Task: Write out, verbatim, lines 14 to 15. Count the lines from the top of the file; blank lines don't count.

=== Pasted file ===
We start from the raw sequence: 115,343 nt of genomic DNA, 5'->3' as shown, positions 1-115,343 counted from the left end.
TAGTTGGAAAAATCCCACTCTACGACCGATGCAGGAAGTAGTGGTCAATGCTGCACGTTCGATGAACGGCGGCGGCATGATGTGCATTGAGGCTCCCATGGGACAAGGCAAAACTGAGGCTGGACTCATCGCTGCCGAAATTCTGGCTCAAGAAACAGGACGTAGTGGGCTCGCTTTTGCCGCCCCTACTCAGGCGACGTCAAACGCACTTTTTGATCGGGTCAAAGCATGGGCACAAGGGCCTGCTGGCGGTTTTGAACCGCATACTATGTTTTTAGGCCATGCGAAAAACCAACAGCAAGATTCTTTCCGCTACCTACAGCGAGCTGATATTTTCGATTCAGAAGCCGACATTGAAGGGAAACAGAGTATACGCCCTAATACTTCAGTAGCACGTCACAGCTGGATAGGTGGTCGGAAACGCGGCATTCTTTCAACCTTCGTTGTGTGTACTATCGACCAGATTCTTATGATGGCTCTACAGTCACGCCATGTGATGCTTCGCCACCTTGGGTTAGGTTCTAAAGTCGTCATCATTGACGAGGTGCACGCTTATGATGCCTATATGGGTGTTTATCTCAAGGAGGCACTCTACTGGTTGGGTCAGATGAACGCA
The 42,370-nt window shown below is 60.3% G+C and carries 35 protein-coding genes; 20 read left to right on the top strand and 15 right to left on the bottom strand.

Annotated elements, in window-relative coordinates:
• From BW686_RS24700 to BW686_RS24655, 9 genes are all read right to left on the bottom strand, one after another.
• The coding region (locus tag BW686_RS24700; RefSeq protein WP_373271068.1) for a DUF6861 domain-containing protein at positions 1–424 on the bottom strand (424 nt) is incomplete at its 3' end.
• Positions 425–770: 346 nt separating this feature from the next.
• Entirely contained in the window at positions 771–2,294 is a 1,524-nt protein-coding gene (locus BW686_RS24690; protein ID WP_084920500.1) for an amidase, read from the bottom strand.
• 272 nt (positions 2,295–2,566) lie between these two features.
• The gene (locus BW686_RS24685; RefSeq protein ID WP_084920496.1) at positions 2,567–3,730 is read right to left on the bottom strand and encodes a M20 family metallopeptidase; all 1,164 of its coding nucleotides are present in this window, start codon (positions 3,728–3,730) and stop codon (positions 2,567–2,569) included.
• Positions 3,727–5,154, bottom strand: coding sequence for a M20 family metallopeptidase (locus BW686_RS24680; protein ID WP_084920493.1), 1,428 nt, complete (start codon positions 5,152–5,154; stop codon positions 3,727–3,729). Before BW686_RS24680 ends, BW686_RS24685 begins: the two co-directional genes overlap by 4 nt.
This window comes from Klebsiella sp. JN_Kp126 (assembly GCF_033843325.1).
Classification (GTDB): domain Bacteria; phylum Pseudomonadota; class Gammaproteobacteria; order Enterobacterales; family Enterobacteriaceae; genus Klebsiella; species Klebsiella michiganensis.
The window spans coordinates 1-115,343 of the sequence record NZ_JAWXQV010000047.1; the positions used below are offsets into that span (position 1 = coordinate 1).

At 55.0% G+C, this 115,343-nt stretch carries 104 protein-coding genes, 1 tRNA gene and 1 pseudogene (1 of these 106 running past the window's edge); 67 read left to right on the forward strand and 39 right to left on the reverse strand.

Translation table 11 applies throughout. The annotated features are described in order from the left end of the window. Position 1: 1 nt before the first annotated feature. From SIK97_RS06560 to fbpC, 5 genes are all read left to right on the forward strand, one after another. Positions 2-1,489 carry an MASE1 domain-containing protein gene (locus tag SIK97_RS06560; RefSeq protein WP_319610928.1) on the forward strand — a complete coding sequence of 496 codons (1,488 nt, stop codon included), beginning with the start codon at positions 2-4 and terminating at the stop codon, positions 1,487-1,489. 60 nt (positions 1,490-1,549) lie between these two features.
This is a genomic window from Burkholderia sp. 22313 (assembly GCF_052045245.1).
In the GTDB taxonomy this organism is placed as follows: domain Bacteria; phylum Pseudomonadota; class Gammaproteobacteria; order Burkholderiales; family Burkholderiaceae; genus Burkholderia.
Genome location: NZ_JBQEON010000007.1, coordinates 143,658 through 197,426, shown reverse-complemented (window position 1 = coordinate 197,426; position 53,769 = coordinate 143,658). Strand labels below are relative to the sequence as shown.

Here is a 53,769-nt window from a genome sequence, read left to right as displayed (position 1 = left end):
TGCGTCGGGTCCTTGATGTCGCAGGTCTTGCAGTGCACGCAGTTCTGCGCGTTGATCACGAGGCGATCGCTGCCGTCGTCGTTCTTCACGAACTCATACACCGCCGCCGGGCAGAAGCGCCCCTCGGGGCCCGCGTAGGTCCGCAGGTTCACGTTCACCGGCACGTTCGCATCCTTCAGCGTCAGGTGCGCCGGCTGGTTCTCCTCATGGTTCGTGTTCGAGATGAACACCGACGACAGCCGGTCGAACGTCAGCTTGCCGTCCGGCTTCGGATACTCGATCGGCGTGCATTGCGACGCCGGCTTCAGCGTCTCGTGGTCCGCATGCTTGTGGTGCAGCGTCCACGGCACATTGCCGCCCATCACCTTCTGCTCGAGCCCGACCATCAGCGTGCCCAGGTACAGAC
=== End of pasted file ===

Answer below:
The window spans coordinates 1-115,343 of the sequence record NZ_JAWXQV010000047.1; the positions used below are offsets into that span (position 1 = coordinate 1).

At 55.0% G+C, this 115,343-nt stretch carries 104 protein-coding genes, 1 tRNA gene and 1 pseudogene (1 of these 106 running past the window's edge); 67 read left to right on the forward strand and 39 right to left on the reverse strand.